My feeling is that the real work comes after beginners where we start adding the distraction work and new exercises to stretch their brains even further.
Puppies are no longer puppies by the age of 17 weeks in the eyes of other dogs they have handed in their puppy licence and are now adolescents and as such they have no right to do a lot of the things that puppies can get away with up until this point. This is often when those puppies that have up until that point rushed up to adult dogs and jumped over them, start getting put in their place. Actually it is quite an important thing to allow happen as it will teach them so much quicker than anything we as owners can do. Obviously it has to be a dog that is friendly but that just will not accept bad manners from a young dog and can tell off in a firm but fair way.
The world is a fun place for young dogs and they can easily get distracted by simple things such as smells, leaves or things way off in the distance which cause them not to pay so much attention to you. Like most stroppy teenagers sometimes they will be wonderful and then they turn into Hyde and run off after the dog in the distance or the animal they hear in the wood or do not come in when you call them or down right ignore you when you ask them to do something.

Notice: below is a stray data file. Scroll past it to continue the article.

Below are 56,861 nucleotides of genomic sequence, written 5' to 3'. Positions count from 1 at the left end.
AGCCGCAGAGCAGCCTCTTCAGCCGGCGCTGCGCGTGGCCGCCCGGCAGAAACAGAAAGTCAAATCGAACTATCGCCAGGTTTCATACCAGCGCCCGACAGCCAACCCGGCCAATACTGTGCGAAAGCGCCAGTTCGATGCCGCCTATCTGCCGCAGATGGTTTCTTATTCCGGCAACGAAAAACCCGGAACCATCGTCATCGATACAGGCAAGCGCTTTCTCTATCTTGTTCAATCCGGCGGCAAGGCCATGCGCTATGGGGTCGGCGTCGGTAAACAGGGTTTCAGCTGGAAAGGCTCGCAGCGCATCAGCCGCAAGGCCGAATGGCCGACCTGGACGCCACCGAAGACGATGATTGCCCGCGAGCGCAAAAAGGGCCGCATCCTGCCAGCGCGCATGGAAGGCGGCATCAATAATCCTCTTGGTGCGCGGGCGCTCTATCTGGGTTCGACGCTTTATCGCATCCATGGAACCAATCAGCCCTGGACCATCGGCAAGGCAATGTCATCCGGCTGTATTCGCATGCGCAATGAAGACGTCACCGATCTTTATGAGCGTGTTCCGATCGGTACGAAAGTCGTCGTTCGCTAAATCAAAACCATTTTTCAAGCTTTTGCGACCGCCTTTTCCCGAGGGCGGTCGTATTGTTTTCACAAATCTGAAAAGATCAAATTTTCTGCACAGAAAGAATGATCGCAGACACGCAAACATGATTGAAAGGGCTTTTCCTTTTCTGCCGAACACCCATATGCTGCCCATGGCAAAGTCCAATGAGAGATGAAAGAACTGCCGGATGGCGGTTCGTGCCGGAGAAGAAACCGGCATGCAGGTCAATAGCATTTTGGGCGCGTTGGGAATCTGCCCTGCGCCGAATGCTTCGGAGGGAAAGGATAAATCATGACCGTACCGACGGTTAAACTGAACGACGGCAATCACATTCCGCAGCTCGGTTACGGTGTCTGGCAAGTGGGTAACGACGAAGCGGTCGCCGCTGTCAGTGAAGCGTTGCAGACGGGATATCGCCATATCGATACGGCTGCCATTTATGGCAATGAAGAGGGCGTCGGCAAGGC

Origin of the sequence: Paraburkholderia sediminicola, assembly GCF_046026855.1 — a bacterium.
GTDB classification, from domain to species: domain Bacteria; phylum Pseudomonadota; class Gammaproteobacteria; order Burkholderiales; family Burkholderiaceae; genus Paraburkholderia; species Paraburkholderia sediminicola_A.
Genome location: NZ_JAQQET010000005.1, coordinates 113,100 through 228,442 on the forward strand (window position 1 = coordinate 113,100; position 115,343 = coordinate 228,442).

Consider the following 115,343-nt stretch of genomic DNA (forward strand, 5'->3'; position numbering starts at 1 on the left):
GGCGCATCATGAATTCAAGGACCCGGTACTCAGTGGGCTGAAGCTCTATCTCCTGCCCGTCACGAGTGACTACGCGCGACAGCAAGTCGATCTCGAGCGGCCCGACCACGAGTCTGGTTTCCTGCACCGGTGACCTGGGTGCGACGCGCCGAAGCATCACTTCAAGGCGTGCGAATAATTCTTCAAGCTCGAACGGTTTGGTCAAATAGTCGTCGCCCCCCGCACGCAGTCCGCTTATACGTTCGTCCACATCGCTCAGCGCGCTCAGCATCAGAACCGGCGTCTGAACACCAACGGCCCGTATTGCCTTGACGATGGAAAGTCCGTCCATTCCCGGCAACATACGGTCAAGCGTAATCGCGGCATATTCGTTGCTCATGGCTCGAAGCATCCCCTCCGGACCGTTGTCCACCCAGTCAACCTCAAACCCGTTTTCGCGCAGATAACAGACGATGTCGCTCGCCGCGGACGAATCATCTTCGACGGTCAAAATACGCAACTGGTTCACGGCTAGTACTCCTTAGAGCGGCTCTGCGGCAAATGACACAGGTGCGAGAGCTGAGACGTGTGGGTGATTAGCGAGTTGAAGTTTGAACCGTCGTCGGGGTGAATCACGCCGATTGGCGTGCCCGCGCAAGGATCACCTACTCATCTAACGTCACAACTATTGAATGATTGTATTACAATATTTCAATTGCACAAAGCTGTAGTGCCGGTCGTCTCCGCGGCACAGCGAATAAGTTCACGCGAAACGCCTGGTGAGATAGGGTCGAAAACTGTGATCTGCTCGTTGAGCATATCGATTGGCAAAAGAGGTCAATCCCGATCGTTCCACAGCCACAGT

Yes these things can still happen even if you have done your puppy training!
This is where the real work begins and continues during their adolescent life when they are developing the most. You need to teach them that 'even though' there are things that they find interesting they must listen and respect your commands and wait for permission to go and investigate or play.